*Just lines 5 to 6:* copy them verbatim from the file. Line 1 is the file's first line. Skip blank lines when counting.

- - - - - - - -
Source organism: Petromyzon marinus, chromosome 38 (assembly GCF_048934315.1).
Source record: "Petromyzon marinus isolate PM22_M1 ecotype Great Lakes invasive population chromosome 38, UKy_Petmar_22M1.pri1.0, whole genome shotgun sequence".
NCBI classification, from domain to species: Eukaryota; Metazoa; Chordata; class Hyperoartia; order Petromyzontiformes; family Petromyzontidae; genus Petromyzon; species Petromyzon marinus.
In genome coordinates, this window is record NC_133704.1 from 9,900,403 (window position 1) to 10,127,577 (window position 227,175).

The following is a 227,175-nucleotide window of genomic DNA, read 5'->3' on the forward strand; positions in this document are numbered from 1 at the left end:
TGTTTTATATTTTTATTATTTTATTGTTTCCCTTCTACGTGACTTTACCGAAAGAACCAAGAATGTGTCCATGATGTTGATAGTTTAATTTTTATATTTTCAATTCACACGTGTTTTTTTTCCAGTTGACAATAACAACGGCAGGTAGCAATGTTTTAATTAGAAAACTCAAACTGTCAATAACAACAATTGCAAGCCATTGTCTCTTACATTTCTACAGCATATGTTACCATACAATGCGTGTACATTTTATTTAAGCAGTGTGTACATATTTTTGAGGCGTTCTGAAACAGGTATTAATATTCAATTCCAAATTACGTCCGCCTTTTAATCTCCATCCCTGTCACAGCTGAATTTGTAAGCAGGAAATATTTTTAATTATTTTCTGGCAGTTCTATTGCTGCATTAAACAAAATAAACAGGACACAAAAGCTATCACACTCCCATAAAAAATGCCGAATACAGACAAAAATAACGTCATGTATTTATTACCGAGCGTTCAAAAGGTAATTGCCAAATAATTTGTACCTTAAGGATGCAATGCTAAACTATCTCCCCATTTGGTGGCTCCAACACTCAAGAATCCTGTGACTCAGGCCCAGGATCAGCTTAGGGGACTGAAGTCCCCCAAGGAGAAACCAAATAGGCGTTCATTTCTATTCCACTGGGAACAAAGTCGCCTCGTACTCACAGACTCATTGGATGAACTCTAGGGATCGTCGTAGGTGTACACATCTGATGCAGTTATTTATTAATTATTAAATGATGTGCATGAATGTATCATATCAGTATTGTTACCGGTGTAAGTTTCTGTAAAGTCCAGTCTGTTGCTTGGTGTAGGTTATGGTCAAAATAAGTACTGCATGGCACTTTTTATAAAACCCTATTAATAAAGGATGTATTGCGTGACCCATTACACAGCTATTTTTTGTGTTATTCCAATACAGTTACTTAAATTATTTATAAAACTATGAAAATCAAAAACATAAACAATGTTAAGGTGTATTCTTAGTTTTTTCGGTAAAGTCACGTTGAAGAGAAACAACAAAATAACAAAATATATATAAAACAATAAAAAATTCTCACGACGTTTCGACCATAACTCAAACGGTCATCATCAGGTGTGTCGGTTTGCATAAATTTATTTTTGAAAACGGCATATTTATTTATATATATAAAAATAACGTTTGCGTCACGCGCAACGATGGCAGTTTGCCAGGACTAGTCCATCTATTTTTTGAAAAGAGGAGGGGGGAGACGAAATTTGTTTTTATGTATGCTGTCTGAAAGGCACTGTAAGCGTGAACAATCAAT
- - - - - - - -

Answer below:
The following is a 227,175-nucleotide window of genomic DNA, read 5'->3' on the forward strand; positions in this document are numbered from 1 at the left end:
TGTTTTATATTTTTATTATTTTATTGTTTCCCTTCTACGTGACTTTACCGAAAGAACCAAGAATGTGTCCATGATGTTGATAGTTTAATTTTTATATTTTCAATTCACACGTGTTTTTTTTCCAGTTGACAATAACAACGGCAGGTAGCAATGTTTTAATTAGAAAACTCAAACTGTCAATAACAACAATTGCAAGCCATTGTCTCTTACATTTCTACAGCATATGTTACCATACAATGCGTGTACATTTTATTTAAGCAGTGTGTACATATTTTTGAGGCGTTCTGAAACAGGTATTAATATTCAATTCCAAATTACGTCCGCCTTTTAATCTCCATCCCTGTCACAGCTGAATTTGTAAGCAGGAAATATTTTTAATTATTTTCTGGCAGTTCTATTGCTGCATTAAACAAAATAAACAGGACACAAAAGCTATCACACTCCCATAAAAAATGCCGAATACAGACAAAAATAACGTCATGTATTTATTACCGAGCGTTCAAAAGGTAATTGCCAAATAATTTGTACCTTAAGGATGCAATGCTAAACTATCTCCCCATTTGGTGGCTCCAACACTCAAGAATCCTGTGACTCAGGCCCAGGATCAGCTTAGGGGACTGAAGTCCCCCAAGGAGAAACCAAATAGGCGTTCATTTCTATTCCACTGGGAACAAAGTCGCCTCGTACTCACAGACTCATTGGATGAACTCTAGGGATCGTCGTAGGTGTACACATCTGATGCAGTTATTTATTAATTATTAAATGATGTGCATGAATGTATCATATCAGTATTGTTACCGGTGTAAGTTTCTGTAAAGTCCAGTCTGTTGCTTGGTGTAGGTTATGGTCAAAATAAGTACTGCATGGCACTTTTTATAAAACCCTATTAATAAAGGATGTATTGCGTGACCCATTACACAGCTATTTTTTGTGTTATTCCAATACAGTTACTTAAATTATTTATAAAACTATGAAAATCAAAAACATAAACAATGTTAAGGTGTATTCTTAGTTTTTTCGGTAAAGTCACGTTGAAGAGAAACAACAAAATAACAAAATATATATAAAACAATAAAAAATTCTCACGACGTTTCGACCATAACTCAAACGGTCATCATCAGGTGTGTCGGTTTGCATAAATTTATTTTTGAAAACGGCATATTTATTTATATATATAAAAATAACGTTTGCGTCACGCGCAACGATGGCAGTTTGCCAGGACTAGTCCATCTATTTTTTGAAAAGAGGAGGGGGGAGACGAAATTTGTTTTTATGTATGCTGTCTGAAAGGCACTGTAAGCGTGAACAATCAAT